Given that a war in space is, like its thermonuclear counterpart, a war with no winners, it is indeed possible that the tide will turn and space will be seen as the last frontier not for a single power, but for humanity as a whole. I remain optimistic that this will be the case, despite our tragic past history.
Marcelo Gleiser is the Appleton Professor of Natural Philosophy and Professor of Physics and Astronomy at Dartmouth, where he also directs the Institute for Cross-Disciplinary Engagement. His latest book is The Simple Beauty of the Unexpected: A Natural Philosopher’s Quest For Trout and the Meaning of Everything.
Neil deGrasse Tyson
Defends Trump’s Call for War in Space
The Tonight Show with Stephen Colbert (September 12, 2018)
Neil deGrasse Tyson: We Need a Space Force
To Protect the Earth From Asteroids
Joe Setyon / Reason
(July 20, 2018) — Famed astrophysicist Neil deGrasse Tyson doesn’t think President Donald Trump’s proposed Space Force is such a bad idea.
Tyson tells TMZ that some people are only against the Space Force because it was Trump’s idea, but “just because it came from Trump, doesn’t mean it’s crazy.”
He says creating a separate Space Force would be similar to the Air Force splitting off from the Army and becoming its own branch in the 1940s. “Today, you’re not questioning, ‘why is there an Air Force,'” he argues.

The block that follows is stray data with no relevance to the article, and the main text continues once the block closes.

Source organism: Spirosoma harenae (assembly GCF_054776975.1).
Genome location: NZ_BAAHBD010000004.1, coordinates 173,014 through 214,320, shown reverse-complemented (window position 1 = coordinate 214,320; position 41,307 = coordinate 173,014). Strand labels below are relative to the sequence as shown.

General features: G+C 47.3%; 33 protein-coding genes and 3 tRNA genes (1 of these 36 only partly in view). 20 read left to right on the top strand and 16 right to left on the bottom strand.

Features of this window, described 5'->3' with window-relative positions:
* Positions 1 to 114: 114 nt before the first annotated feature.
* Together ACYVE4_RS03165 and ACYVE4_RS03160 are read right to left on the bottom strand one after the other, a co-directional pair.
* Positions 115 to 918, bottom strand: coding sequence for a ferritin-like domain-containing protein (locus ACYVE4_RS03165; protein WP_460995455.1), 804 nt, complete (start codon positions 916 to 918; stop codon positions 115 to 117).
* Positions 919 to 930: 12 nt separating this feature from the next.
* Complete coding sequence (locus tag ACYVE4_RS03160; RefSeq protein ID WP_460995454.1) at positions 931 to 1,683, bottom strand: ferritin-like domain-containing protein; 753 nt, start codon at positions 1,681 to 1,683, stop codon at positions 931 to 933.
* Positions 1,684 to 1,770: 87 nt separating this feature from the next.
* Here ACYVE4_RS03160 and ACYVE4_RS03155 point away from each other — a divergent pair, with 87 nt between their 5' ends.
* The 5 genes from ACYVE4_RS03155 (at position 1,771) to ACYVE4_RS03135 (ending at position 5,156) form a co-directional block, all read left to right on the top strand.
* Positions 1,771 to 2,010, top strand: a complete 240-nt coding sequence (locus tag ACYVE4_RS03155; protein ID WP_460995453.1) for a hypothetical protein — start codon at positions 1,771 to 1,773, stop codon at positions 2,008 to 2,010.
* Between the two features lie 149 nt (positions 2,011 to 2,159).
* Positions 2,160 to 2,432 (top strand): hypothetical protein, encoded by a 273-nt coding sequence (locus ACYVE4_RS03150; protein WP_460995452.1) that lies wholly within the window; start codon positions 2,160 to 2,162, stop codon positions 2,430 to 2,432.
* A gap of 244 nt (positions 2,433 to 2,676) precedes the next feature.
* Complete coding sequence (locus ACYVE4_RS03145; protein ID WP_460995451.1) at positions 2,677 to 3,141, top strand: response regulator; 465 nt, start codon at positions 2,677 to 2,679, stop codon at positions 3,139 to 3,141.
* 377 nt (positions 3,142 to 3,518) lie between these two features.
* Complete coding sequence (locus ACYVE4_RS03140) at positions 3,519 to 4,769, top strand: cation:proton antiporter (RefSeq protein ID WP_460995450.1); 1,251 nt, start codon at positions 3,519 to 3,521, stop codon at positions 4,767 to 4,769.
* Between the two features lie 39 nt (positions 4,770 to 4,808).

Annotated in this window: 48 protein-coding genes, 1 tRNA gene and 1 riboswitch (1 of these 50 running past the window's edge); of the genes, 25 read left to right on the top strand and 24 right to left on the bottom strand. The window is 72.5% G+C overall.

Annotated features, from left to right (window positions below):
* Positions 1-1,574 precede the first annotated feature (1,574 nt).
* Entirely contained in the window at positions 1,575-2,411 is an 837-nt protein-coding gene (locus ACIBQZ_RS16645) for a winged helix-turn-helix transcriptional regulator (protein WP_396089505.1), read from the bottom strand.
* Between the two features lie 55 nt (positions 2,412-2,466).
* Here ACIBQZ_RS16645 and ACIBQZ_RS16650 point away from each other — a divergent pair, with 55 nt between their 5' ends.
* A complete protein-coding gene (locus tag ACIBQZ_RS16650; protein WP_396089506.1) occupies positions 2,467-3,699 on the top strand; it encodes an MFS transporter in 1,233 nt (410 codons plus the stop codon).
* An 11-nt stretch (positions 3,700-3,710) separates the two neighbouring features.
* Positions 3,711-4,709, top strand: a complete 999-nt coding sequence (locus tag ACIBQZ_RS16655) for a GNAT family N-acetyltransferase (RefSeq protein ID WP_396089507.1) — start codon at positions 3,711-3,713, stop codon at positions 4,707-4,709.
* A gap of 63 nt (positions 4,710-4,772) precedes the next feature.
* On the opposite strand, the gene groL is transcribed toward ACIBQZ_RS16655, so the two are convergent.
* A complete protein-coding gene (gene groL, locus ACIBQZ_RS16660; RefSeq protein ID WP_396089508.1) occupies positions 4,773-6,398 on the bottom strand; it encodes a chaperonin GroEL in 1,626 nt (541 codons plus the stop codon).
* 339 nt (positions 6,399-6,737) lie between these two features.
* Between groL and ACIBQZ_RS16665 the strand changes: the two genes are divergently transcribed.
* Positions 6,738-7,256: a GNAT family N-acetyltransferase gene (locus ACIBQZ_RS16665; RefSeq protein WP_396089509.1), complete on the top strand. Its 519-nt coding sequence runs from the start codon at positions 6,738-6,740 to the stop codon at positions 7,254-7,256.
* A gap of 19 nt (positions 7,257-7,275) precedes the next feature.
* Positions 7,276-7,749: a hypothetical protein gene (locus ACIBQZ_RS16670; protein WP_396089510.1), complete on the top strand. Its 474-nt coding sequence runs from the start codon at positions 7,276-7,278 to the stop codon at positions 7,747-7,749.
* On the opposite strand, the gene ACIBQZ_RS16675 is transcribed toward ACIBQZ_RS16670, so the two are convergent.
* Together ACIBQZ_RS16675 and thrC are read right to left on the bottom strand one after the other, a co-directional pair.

So what does Tyson think the Space Force would be good for? Asteroid strikes, for one thing. “What happens when the next asteroid comes and it’s going to take us out? I’m going to want a Space Force to bat the thing out of harm’s way,” he says.
Such strikes are a genuine threat, albeit a very unlikely one. And the Observer’s Neel Patel makes a decent case that the military would be more suited to plan and carry out the response to an asteroid than a civilian organization like NASA, particularly if the US decided to fire a nuclear missile at the asteroid in the hopes of throwing it off course.
The Space Force has also received the support of many officials, including Air Force Chief of Staff David Goldfein and NASA Administrator Jim Bridenstine. But it’s not a good idea.
According to The Wall Street Journal, which cited a 2016 study from the Government Accountability Office, there are currently “60 distinct entities that deal with assets in space.” In fact, as I noted earlier this month, the US already has a kind of Space Force: the Air Force Space Command, which employs more than 36,000 people. Is there really a need to make the Space Command larger, or to add to the alphabet soup of space agencies?
There’s another problem. The UN Outer Space Treaty puts some limits on the militarization of space: It bans the use of weapons of mass destruction outside the Earth’s atmosphere, and it prohibits the installation of military bases on asteroids or the moon.
But as the University of Kent’s Gbenga Oduntan writes, the treaty does not preclude member countries from deploying other kinds of weapons in space. If the Space Force triggers an extraterrestrial arms race, we could see “a total disruption of the agreed law that outer space is the common heritage of all humankind.”
TMZ, meanwhile, asked Tyson if he would be willing to serve as an adviser on the Space Force. “When the government calls, we all have a duty, if you have a particular expertise that can serve the nation,” he responded. “I think you need to serve.”